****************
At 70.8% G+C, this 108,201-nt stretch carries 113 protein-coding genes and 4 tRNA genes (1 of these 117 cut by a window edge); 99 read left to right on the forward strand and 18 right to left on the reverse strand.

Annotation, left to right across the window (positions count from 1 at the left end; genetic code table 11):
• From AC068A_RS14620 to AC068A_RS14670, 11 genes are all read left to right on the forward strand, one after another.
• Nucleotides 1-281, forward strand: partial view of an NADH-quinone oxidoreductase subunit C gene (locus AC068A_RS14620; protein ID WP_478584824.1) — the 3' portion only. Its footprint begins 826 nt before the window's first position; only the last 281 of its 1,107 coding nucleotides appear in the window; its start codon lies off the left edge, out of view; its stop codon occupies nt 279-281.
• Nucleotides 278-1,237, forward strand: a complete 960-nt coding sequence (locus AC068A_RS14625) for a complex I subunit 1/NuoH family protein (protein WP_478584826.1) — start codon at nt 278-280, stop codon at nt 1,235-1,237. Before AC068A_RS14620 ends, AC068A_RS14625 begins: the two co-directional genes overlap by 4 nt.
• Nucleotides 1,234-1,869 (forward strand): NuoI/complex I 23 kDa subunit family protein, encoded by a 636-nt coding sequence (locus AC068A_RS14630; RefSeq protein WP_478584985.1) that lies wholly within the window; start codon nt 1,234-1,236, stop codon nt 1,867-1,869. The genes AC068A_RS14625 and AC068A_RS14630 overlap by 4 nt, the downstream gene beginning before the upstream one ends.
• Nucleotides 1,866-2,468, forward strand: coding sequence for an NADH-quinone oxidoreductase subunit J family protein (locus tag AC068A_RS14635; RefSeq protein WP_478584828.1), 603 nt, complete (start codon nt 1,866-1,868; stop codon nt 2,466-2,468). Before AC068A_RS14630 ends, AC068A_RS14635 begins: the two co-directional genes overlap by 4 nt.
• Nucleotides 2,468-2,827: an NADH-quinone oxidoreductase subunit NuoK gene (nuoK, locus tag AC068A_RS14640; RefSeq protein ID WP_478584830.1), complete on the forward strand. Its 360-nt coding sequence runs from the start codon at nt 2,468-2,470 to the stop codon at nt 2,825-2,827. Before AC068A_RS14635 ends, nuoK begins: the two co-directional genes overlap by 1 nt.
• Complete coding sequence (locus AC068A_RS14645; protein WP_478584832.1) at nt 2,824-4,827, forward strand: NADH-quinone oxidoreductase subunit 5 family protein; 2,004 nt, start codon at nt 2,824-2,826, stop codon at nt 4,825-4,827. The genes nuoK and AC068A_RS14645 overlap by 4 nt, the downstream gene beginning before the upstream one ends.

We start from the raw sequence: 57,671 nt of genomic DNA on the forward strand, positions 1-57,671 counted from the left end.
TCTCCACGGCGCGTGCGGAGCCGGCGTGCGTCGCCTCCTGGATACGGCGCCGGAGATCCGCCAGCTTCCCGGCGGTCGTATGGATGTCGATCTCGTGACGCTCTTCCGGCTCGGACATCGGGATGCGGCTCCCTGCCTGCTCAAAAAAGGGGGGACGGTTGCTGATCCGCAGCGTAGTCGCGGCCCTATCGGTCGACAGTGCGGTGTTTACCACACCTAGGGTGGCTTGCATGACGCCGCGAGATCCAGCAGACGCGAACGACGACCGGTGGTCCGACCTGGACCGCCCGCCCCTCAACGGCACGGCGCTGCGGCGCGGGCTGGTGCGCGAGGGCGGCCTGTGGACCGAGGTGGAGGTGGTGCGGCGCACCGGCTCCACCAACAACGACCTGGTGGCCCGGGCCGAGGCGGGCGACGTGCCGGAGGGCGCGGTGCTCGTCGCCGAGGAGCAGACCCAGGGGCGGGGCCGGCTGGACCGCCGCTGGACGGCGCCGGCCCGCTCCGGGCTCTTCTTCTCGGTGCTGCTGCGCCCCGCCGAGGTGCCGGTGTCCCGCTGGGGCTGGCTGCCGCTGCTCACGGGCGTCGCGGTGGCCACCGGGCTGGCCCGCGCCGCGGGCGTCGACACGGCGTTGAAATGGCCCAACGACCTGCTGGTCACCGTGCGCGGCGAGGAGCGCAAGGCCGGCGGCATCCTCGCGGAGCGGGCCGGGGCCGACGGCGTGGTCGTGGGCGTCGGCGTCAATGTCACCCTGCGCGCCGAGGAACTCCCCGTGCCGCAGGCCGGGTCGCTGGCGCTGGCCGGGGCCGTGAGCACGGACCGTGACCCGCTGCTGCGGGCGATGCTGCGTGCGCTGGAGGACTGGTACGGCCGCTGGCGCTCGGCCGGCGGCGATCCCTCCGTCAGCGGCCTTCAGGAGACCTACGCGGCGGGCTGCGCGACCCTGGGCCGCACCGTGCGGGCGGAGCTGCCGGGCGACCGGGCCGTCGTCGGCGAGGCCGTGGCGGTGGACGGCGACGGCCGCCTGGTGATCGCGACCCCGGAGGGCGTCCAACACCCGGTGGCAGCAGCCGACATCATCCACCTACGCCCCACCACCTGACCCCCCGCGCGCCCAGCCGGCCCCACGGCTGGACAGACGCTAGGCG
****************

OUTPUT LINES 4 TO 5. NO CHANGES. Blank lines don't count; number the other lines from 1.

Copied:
• Nucleotides 1-281, forward strand: partial view of an NADH-quinone oxidoreductase subunit C gene (locus AC068A_RS14620; protein ID WP_478584824.1) — the 3' portion only. Its footprint begins 826 nt before the window's first position; only the last 281 of its 1,107 coding nucleotides appear in the window; its start codon lies off the left edge, out of view; its stop codon occupies nt 279-281.
• Nucleotides 278-1,237, forward strand: a complete 960-nt coding sequence (locus AC068A_RS14625) for a complex I subunit 1/NuoH family protein (protein WP_478584826.1) — start codon at nt 278-280, stop codon at nt 1,235-1,237. Before AC068A_RS14620 ends, AC068A_RS14625 begins: the two co-directional genes overlap by 4 nt.